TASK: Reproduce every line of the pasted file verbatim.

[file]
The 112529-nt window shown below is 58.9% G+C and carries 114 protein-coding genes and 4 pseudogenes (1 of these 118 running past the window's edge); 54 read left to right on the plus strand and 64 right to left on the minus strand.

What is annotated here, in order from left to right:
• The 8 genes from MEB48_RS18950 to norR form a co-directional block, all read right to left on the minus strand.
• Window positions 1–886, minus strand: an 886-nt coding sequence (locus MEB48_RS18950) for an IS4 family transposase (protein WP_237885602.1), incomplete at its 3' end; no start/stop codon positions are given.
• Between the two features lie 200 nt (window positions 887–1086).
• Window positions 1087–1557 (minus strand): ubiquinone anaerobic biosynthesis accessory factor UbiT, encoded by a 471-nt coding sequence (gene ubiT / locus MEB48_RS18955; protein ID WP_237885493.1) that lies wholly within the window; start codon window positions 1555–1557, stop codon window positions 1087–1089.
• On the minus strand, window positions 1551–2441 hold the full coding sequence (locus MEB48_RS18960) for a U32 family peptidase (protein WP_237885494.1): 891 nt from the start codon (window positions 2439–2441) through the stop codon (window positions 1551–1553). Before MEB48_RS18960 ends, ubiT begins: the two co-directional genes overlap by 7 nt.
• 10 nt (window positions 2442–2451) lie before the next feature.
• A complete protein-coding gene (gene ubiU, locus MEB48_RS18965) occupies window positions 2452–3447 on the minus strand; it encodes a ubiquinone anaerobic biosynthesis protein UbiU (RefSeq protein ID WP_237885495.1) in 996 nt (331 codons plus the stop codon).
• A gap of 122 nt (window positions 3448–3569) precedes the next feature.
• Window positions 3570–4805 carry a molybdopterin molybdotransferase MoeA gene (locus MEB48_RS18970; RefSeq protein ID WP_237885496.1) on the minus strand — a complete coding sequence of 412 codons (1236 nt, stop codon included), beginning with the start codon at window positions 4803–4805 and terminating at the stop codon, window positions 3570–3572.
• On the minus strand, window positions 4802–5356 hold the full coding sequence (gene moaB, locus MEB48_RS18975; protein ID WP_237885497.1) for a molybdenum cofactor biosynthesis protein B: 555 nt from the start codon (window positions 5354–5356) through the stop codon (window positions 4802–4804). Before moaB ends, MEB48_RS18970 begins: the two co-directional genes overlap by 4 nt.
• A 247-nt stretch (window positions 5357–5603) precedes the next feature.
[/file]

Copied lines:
The 112529-nt window shown below is 58.9% G+C and carries 114 protein-coding genes and 4 pseudogenes (1 of these 118 running past the window's edge); 54 read left to right on the plus strand and 64 right to left on the minus strand.

What is annotated here, in order from left to right:
• The 8 genes from MEB48_RS18950 to norR form a co-directional block, all read right to left on the minus strand.
• Window positions 1–886, minus strand: an 886-nt coding sequence (locus MEB48_RS18950) for an IS4 family transposase (protein WP_237885602.1), incomplete at its 3' end; no start/stop codon positions are given.
• Between the two features lie 200 nt (window positions 887–1086).
• Window positions 1087–1557 (minus strand): ubiquinone anaerobic biosynthesis accessory factor UbiT, encoded by a 471-nt coding sequence (gene ubiT / locus MEB48_RS18955; protein ID WP_237885493.1) that lies wholly within the window; start codon window positions 1555–1557, stop codon window positions 1087–1089.
• On the minus strand, window positions 1551–2441 hold the full coding sequence (locus MEB48_RS18960) for a U32 family peptidase (protein WP_237885494.1): 891 nt from the start codon (window positions 2439–2441) through the stop codon (window positions 1551–1553). Before MEB48_RS18960 ends, ubiT begins: the two co-directional genes overlap by 7 nt.
• 10 nt (window positions 2442–2451) lie before the next feature.
• A complete protein-coding gene (gene ubiU, locus MEB48_RS18965) occupies window positions 2452–3447 on the minus strand; it encodes a ubiquinone anaerobic biosynthesis protein UbiU (RefSeq protein ID WP_237885495.1) in 996 nt (331 codons plus the stop codon).
• A gap of 122 nt (window positions 3448–3569) precedes the next feature.
• Window positions 3570–4805 carry a molybdopterin molybdotransferase MoeA gene (locus MEB48_RS18970; RefSeq protein ID WP_237885496.1) on the minus strand — a complete coding sequence of 412 codons (1236 nt, stop codon included), beginning with the start codon at window positions 4803–4805 and terminating at the stop codon, window positions 3570–3572.
• On the minus strand, window positions 4802–5356 hold the full coding sequence (gene moaB, locus MEB48_RS18975; protein ID WP_237885497.1) for a molybdenum cofactor biosynthesis protein B: 555 nt from the start codon (window positions 5354–5356) through the stop codon (window positions 4802–4804). Before moaB ends, MEB48_RS18970 begins: the two co-directional genes overlap by 4 nt.
• A 247-nt stretch (window positions 5357–5603) precedes the next feature.